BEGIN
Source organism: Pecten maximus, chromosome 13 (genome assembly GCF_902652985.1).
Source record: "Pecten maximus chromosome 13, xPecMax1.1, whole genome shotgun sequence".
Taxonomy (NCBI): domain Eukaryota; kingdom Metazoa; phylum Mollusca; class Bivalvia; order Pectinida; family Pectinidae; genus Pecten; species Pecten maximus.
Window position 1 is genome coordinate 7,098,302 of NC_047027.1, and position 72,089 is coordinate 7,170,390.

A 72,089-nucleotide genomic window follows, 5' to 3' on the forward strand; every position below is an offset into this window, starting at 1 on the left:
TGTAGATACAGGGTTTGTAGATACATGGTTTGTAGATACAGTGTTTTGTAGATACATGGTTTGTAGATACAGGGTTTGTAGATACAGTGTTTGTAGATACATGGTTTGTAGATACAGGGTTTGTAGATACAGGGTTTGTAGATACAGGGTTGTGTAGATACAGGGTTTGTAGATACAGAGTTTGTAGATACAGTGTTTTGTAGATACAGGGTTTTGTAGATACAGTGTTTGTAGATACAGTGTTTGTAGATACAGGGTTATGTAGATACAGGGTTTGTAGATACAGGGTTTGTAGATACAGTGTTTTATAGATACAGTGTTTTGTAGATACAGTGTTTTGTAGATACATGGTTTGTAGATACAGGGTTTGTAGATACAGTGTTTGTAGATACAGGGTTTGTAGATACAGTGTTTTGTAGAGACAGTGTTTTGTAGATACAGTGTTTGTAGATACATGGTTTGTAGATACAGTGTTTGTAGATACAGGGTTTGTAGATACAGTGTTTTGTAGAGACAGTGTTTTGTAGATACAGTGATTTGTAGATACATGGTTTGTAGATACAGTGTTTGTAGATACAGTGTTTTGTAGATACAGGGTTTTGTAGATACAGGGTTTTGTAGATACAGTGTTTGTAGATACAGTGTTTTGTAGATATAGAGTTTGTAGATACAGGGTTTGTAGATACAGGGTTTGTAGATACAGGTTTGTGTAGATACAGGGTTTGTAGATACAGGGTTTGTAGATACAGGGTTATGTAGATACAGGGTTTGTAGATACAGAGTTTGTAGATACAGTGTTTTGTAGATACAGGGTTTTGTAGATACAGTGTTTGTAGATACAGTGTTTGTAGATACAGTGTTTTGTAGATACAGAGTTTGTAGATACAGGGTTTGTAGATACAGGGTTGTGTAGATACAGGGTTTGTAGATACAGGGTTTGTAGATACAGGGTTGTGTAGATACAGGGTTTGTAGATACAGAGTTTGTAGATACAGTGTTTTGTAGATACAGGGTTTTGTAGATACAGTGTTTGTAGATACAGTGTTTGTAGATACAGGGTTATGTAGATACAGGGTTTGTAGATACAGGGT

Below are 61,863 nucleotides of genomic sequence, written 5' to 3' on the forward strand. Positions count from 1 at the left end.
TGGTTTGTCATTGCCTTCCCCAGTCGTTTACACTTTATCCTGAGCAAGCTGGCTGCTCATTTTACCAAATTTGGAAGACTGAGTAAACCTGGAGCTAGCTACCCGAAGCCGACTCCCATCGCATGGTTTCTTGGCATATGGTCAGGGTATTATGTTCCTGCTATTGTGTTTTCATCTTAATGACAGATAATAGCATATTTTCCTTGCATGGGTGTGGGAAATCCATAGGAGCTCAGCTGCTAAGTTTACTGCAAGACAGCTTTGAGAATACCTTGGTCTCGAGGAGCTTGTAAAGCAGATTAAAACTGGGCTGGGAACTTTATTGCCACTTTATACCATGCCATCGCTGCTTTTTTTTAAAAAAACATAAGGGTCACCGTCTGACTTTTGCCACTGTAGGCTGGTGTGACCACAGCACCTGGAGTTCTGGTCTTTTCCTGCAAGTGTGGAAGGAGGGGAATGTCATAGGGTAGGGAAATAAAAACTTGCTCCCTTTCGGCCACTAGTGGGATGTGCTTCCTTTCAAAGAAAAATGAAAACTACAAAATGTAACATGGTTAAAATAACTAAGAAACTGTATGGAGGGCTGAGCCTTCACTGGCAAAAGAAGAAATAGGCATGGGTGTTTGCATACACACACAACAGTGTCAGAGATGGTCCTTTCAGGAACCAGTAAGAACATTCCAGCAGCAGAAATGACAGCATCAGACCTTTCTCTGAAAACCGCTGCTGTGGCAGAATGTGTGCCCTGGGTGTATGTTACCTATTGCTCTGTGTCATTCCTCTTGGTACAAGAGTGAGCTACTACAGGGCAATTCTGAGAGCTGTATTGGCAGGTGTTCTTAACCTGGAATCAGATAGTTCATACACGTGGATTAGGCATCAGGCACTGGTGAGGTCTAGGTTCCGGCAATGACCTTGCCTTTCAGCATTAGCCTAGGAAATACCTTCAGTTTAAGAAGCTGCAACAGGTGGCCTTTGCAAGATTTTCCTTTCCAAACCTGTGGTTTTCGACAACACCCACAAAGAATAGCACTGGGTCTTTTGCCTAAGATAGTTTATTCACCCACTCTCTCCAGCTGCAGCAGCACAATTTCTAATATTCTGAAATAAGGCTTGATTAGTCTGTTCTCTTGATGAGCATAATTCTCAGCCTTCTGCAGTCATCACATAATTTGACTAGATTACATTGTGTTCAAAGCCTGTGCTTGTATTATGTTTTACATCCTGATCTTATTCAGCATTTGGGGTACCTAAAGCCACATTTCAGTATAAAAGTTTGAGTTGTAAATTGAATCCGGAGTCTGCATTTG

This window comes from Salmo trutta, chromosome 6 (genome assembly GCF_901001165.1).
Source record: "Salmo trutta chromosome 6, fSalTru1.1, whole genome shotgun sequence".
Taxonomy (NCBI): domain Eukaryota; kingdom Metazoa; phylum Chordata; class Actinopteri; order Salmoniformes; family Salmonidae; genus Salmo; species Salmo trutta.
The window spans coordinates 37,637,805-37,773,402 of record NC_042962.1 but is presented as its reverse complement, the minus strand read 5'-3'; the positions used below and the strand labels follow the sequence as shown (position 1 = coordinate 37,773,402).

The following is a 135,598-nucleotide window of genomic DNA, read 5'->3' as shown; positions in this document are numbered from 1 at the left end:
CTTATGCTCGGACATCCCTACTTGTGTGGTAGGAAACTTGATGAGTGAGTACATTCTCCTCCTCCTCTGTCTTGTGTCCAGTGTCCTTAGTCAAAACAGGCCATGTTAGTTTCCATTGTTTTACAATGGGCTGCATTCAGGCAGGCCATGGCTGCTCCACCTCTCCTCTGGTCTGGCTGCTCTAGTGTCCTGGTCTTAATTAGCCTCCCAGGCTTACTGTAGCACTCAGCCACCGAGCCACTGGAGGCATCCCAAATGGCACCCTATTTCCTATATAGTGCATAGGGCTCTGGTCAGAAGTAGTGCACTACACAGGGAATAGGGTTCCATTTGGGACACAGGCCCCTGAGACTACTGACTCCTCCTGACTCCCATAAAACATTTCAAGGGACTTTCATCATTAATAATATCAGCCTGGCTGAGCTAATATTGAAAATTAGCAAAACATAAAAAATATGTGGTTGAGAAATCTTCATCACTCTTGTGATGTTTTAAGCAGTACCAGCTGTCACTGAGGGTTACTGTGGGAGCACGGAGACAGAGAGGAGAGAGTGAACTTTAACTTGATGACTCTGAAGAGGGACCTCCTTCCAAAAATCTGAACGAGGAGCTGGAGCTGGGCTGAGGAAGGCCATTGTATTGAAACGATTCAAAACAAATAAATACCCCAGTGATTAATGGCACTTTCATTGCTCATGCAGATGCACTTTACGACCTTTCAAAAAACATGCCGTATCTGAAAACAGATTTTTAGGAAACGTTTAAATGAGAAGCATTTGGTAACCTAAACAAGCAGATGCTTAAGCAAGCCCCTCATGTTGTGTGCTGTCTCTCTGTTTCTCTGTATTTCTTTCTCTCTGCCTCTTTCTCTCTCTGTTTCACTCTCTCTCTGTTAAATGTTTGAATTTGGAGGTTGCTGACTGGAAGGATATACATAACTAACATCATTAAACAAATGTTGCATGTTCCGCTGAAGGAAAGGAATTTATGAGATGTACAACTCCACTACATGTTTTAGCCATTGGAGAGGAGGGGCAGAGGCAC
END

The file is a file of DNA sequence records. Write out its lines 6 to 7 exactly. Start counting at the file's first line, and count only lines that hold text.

TGTAGATACAGGGTTTGTAGATACATGGTTTGTAGATACAGTGTTTTGTAGATACATGGTTTGTAGATACAGGGTTTGTAGATACAGTGTTTGTAGATACATGGTTTGTAGATACAGGGTTTGTAGATACAGGGTTTGTAGATACAGGGTTGTGTAGATACAGGGTTTGTAGATACAGAGTTTGTAGATACAGTGTTTTGTAGATACAGGGTTTTGTAGATACAGTGTTTGTAGATACAGTGTTTGTAGATACAGGGTTATGTAGATACAGGGTTTGTAGATACAGGGTTTGTAGATACAGTGTTTTATAGATACAGTGTTTTGTAGATACAGTGTTTTGTAGATACATGGTTTGTAGATACAGGGTTTGTAGATACAGTGTTTGTAGATACAGGGTTTGTAGATACAGTGTTTTGTAGAGACAGTGTTTTGTAGATACAGTGTTTGTAGATACATGGTTTGTAGATACAGTGTTTGTAGATACAGGGTTTGTAGATACAGTGTTTTGTAGAGACAGTGTTTTGTAGATACAGTGATTTGTAGATACATGGTTTGTAGATACAGTGTTTGTAGATACAGTGTTTTGTAGATACAGGGTTTTGTAGATACAGGGTTTTGTAGATACAGTGTTTGTAGATACAGTGTTTTGTAGATATAGAGTTTGTAGATACAGGGTTTGTAGATACAGGGTTTGTAGATACAGGTTTGTGTAGATACAGGGTTTGTAGATACAGGGTTTGTAGATACAGGGTTATGTAGATACAGGGTTTGTAGATACAGAGTTTGTAGATACAGTGTTTTGTAGATACAGGGTTTTGTAGATACAGTGTTTGTAGATACAGTGTTTGTAGATACAGTGTTTTGTAGATACAGAGTTTGTAGATACAGGGTTTGTAGATACAGGGTTGTGTAGATACAGGGTTTGTAGATACAGGGTTTGTAGATACAGGGTTGTGTAGATACAGGGTTTGTAGATACAGAGTTTGTAGATACAGTGTTTTGTAGATACAGGGTTTTGTAGATACAGTGTTTGTAGATACAGTGTTTGTAGATACAGGGTTATGTAGATACAGGGTTTGTAGATACAGGGT

Below are 61,863 nucleotides of genomic sequence, written 5' to 3' on the forward strand. Positions count from 1 at the left end.